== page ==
Tips for Successful Sun Cooking

Sun cooking works best during hot, sunny weather. If you have a run of rainy weather while you’re preparing any of these recipes, finish the cooking process in the oven to avoid spoilage.

Set the oven temperature to 150°F, set the uncovered baking tray on the oven rack (be sure to remove the mesh or cheesecloth), and leave the door slightly ajar.

Check on the trays frequently; depending on how much cooking or drying time is needed, the process could take from one to eight hours to finish. If you see mold, smell an ‘off’ odor or suspect that spoiling may have occurred, the food should be discarded.

What Not to Cook in the Sun? Sun Tea!

Although making sun tea – combining tea and water in a glass jar and leaving it outdoors – is a popular way to make iced tea, the practice can be potentially dangerous. Using the sun’s rays to make tea can facilitate the growth of bacteria, according to the Centers for Disease Control.

Instead, follow the recommendation of the National Tea Association and use the same process to ‘brew’ iced tea in your refrigerator overnight. It’s far more economical than commercially prepared iced tea, and you can make it the night before with no cooking or boiling needed.

Refrigerator Tea

1 gallon cold water in a sun tea jar or large lidded glass jar
9 standard-sized tea bags (regular or decaffeinated)
Honey to taste, if desired

If the tea bags have tags, remove them first. If they have strings, you can tie all the strings together to make removing the tea bags easier. Put the tea bags in the jar, pour the cold water over the bags, and cover the jar with the lid. Refrigerate overnight. Remove the tea bags (a slotted spoon makes it easier). If you want to sweeten the tea, add honey to taste just before serving, stirring until dissolved. Store in the refrigerator and discard any unused tea after 24 hours.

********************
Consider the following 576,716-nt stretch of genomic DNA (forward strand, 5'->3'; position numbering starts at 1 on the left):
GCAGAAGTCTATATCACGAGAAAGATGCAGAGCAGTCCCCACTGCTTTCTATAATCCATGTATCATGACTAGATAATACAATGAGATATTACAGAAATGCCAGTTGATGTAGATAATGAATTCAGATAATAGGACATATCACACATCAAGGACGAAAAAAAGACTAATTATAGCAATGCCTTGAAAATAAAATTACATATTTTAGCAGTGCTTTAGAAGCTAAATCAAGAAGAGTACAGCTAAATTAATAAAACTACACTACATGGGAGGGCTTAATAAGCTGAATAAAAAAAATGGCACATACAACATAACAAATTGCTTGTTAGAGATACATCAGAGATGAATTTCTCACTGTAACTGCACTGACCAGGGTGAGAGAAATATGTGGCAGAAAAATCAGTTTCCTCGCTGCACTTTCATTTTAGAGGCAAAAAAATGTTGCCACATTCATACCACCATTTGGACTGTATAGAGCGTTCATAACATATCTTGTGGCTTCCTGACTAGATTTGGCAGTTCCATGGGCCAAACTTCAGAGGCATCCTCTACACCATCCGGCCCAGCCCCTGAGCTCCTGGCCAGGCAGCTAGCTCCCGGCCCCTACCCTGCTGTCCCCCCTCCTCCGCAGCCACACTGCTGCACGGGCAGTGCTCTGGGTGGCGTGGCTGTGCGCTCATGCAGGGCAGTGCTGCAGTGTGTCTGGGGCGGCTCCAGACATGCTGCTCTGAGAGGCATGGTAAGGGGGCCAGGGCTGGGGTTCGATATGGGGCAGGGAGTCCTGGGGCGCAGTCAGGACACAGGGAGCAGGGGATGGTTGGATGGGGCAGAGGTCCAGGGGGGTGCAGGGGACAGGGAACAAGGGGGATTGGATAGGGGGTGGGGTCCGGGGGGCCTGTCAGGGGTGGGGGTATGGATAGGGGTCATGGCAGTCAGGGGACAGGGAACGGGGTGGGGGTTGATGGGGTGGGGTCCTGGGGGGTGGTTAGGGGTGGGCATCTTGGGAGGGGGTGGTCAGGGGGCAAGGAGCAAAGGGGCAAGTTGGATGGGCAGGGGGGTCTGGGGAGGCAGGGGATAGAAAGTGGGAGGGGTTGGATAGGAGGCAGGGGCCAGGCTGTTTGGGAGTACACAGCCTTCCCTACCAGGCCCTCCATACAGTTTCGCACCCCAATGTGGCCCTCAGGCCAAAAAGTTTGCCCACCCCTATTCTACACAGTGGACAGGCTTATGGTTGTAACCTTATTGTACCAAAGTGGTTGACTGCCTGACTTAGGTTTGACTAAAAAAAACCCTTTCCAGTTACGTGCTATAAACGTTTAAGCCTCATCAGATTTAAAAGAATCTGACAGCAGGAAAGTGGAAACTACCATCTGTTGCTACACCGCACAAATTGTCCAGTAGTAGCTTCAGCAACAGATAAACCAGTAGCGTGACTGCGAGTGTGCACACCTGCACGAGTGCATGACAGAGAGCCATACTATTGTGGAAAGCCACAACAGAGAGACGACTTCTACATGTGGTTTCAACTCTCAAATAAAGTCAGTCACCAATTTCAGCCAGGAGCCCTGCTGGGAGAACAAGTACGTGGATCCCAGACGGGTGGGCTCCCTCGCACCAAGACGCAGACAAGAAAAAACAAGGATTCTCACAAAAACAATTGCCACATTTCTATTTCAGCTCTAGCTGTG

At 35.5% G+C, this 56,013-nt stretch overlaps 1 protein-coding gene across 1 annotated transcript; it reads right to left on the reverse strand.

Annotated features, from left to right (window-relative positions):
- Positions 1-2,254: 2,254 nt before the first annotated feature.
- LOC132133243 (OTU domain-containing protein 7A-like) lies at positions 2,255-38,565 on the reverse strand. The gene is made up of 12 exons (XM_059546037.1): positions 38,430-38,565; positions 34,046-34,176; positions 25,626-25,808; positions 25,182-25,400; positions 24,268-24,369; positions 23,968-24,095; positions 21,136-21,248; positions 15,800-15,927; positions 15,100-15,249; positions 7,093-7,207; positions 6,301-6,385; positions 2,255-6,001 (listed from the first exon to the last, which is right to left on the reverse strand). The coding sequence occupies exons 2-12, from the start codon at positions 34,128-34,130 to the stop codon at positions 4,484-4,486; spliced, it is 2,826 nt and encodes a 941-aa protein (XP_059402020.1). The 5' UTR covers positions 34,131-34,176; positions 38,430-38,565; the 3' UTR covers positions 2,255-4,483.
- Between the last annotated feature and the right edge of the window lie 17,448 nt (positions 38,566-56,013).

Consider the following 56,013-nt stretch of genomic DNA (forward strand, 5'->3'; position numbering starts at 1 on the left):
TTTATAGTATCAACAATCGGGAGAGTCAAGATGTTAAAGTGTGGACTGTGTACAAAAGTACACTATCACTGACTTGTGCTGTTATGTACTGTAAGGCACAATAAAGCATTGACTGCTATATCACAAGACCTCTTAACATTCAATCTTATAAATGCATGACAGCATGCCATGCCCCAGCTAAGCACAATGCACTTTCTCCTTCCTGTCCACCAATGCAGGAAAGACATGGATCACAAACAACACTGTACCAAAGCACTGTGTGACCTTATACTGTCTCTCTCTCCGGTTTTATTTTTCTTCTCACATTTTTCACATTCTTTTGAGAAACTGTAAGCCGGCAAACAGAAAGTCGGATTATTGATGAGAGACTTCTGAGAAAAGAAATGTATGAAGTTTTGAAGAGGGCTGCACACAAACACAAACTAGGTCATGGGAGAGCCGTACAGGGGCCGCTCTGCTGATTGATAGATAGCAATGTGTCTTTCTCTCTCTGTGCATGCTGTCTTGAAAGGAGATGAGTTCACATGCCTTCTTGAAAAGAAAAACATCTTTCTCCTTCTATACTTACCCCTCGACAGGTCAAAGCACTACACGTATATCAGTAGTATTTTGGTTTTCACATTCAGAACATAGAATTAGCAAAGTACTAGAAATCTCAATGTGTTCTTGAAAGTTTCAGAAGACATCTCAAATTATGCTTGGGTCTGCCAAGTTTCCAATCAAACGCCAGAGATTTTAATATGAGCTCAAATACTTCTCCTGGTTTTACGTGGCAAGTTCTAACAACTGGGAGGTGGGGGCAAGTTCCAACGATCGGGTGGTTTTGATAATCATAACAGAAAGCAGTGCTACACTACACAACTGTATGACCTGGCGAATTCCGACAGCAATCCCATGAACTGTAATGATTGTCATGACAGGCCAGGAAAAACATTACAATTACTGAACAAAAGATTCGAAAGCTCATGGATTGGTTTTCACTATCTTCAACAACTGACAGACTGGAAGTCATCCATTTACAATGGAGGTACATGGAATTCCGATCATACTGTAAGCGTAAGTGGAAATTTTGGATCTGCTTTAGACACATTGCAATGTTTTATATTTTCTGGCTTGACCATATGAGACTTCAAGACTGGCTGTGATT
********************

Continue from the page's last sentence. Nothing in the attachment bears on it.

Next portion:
Variations

Loose tea: To use loose tea instead of tea bags, add ½ cup of loose tea leaves directly to the cold water. ‘Brew’ as above, then strain the tea through a fine strainer or cheesecloth before drinking.

Green tea: Follow the directions as above, using up to 12 tea bags for a slightly stronger brew.

Mint tea: Add 1 cup of crushed mint leaves to the mixture before steeping.

Citrus tea: Sweeten the prepared tea with orange juice or lemonade. Or, garnish individual glasses with lemon, orange or lime slices.

Flavored tea: “Flavored tea mixtures can be especially good for making iced tea,” says Kathleen Curtis, co-owner of Village Roasters in Lakewood, Colo. “Apricot, mango, ginger and peach-flavored black teas are all popular for iced tea in the summertime, as well as fruity blends like strawberry-cherry and cinnamon orange spice. You can also experiment and combine several varieties of loose flavored teas to make your own custom mix.”